On Wednesday, October 31st the eighth-grade class began their service learning work at the Oxford Family Resource Center. They will be volunteering there for the month of November.
On their first visit, they were oriented to the facilities by director Diana Ruther-Vierling and Missy Thompson. Our students learned about the many ways the Center helps the marginalized people in Oxford: housing assistance, job assistance, the thrift store, and support for Oxford’s growing homeless community.
This week our students helped out in the thrift store by tagging items and removing older items from the rack to send on to the Salvation Army. Next week we will return and help organize the supplies they hand out to homeless citizens of Oxford. We are very fortunate to be able to partner with the Oxford Family Resource Center as we add service learning to our middle school curriculum.
McGuffey students study a different instrument family in music each grade. Third graders have been learning about and exploring woodwind instruments of the orchestra: oboe, clarinet, saxophone, bassoon, flute and piccolo. They learned that in order to be considered a woodwind, the instrument must be played with either breath traveling over a mouthpiece (the flute and piccolo) or through a cane reed (the oboe, clarinet, bassoon, and saxophone). To give them the experience of one of those distinguishing features, these students had an opportunity to make their own double-reed from a straw. They learned that the shape needs to be pretty precise and were reminded that the shorter the instrument (or straw), the higher the pitch. They also learned that using a reed takes lots of practice and is best learned with copious amounts of laughter.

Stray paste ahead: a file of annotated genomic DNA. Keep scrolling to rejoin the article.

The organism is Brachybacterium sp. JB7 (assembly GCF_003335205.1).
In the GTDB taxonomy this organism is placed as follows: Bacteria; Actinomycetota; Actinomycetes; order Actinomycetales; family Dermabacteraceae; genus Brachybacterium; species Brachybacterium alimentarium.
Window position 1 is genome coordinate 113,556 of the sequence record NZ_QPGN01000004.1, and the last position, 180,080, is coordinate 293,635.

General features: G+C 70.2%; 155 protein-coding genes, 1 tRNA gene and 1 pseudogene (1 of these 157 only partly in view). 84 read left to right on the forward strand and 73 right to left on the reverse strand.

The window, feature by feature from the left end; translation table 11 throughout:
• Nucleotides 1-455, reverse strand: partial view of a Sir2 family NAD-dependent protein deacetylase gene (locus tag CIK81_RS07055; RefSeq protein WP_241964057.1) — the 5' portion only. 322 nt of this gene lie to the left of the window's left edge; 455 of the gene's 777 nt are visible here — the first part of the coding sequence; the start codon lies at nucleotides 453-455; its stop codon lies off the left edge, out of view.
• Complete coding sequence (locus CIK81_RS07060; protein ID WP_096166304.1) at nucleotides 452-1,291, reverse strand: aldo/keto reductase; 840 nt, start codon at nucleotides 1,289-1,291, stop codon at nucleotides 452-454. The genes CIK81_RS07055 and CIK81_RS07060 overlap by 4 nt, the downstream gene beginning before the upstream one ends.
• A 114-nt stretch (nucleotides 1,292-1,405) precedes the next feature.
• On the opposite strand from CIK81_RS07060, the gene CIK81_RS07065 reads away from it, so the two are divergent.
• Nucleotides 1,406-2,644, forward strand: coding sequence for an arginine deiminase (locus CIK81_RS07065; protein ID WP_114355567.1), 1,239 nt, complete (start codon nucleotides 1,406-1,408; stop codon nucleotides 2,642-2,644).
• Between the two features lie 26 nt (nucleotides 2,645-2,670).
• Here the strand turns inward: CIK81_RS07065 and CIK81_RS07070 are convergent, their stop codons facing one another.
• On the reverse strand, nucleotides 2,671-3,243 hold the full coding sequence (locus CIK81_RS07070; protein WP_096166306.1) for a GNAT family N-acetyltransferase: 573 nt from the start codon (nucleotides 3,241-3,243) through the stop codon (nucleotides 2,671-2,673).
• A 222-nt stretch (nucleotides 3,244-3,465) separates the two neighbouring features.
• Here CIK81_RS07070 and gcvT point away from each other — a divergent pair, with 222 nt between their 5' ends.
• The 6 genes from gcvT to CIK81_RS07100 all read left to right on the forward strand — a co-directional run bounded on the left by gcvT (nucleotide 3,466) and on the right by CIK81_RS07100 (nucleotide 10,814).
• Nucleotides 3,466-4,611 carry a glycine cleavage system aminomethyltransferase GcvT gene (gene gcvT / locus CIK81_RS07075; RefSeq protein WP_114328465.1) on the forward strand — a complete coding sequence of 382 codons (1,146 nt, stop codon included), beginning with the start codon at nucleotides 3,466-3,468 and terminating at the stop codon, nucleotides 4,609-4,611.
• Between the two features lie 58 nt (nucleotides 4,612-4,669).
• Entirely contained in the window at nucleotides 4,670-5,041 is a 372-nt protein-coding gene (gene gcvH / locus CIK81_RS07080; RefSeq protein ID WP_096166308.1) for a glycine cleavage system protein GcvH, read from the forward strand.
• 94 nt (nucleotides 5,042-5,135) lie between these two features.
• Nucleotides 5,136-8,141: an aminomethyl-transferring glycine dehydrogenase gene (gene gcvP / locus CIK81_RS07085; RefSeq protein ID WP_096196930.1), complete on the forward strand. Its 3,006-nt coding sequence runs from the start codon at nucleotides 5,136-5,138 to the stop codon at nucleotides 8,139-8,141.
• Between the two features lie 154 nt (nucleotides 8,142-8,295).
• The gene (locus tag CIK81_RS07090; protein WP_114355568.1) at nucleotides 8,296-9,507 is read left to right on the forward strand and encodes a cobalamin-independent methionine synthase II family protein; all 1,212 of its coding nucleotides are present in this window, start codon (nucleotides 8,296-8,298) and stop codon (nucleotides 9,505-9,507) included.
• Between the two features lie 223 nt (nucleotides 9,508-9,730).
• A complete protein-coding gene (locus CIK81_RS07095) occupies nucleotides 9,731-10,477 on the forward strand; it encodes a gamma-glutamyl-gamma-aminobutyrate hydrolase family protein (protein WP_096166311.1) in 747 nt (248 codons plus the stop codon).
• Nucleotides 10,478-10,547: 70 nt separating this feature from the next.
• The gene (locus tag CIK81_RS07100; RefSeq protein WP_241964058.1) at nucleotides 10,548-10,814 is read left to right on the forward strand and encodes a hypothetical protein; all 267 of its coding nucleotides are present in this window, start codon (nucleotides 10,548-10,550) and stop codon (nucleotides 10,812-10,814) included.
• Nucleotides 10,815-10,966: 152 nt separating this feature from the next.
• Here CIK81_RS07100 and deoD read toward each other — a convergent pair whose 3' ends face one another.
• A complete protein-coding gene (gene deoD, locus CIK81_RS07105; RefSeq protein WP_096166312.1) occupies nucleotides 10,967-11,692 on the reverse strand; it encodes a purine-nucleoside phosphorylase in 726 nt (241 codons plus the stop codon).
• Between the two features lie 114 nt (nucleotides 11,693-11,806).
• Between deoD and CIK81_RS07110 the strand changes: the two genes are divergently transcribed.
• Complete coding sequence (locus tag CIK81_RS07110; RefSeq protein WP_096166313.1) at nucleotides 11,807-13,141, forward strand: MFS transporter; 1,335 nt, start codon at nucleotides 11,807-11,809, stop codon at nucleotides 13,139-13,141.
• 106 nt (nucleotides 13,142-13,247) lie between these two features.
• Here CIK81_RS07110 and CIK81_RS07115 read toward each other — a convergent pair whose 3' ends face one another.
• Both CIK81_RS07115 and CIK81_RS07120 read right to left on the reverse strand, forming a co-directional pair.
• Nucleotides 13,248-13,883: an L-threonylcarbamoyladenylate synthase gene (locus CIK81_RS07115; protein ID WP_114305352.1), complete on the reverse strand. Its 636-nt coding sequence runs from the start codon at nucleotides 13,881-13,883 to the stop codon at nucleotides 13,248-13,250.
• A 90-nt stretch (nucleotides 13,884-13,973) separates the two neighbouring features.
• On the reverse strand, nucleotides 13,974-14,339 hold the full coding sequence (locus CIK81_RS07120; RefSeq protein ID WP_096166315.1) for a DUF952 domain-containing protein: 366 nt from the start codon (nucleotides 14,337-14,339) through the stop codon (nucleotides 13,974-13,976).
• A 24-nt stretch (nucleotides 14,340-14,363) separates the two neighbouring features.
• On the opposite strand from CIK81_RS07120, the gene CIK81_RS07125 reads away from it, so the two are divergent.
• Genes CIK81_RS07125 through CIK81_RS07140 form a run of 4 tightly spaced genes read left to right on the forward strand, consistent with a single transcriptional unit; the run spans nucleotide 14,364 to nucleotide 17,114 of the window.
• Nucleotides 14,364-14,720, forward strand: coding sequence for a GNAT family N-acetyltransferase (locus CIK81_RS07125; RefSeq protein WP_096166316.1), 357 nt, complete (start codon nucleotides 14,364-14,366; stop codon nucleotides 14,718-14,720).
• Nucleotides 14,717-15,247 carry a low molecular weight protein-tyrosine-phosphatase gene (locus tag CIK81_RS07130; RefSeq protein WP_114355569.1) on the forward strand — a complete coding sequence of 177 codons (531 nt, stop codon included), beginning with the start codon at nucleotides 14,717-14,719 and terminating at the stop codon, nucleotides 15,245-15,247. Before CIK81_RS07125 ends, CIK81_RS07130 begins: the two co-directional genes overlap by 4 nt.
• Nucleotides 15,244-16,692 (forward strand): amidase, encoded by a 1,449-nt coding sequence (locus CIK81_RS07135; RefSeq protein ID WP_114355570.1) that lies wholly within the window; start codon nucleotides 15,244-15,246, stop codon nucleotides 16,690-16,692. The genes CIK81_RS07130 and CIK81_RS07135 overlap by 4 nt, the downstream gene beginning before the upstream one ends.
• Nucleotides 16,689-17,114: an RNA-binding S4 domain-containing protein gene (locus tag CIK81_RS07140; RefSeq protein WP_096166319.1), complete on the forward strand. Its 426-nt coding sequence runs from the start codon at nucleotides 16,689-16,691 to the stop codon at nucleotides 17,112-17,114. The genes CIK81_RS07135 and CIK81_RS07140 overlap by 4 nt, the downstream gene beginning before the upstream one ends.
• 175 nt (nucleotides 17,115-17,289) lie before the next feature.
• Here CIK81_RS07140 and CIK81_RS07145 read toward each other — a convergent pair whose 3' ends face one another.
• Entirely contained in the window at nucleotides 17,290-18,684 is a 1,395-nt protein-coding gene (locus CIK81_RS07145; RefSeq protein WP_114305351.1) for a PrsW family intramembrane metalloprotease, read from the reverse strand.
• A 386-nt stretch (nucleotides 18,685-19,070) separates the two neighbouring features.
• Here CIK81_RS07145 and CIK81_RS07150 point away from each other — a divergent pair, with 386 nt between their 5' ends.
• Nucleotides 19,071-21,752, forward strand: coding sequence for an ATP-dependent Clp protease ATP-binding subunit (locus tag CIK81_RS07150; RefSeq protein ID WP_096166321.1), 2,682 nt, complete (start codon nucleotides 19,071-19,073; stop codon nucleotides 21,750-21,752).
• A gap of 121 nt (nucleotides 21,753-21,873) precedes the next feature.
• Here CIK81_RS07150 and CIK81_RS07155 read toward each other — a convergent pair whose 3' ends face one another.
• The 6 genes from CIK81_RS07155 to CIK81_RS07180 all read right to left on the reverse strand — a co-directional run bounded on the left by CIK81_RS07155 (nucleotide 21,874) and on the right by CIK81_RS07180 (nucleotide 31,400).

McGuffey students recently attended a performance of Jing-Ju Opera presented by the National Taiwan College of Performing Arts. Jing-Ju Opera, combines music, singing, mime, dance, and acrobatics. Jing-Ju Opera costumes are graceful, with handcrafted embroidery. The makeup is rich in color, depicting different characters with remarkable facial painting.
After the performance, our students had a chance to talk with the performers and ask questions about their craft.
Although Oxford is a small town, our proximity to Miami University exposes our students to a wide variety of cultures and experiences. Special thanks to Howard Blanning for including us in the opera this year!
As we continue our exploration of South America, we began talking about Argentina. A large country, Argentina stretches across the southern half of South America, which means its landscape has a range of climates and geographic features.
With a mix of indigenous people and European immigrants, the Argentine culture is rich in music, dance, food, and traditions. Our students have the opportunity to explore many of these characteristics through the manipulatives on the shelves. They are exploring gourd cups that hold the Argentine tea, mate. We’ve also talked about the delicious milk caramel, dulche de leche.
We discussed Cueva de las Manos (Cave of Hands), a series of caves located in Santa Cruz, Argentina. It is known for its paintings of hands which are estimated to be between 13,000 and 9,000 years old. The cave also has paintings of humans, animals, and geometric patterns. For this Social Study unit Art History installment we decided to make our own version of the Cave of Hands. We studied a picture of one of the cave walls and noticed all of the hands were very similar, the left! The students chose which shade to paint their left hand then imagined they were placing their hand on the wall of a cave. Creating this experience makes the connections so much more meaningful!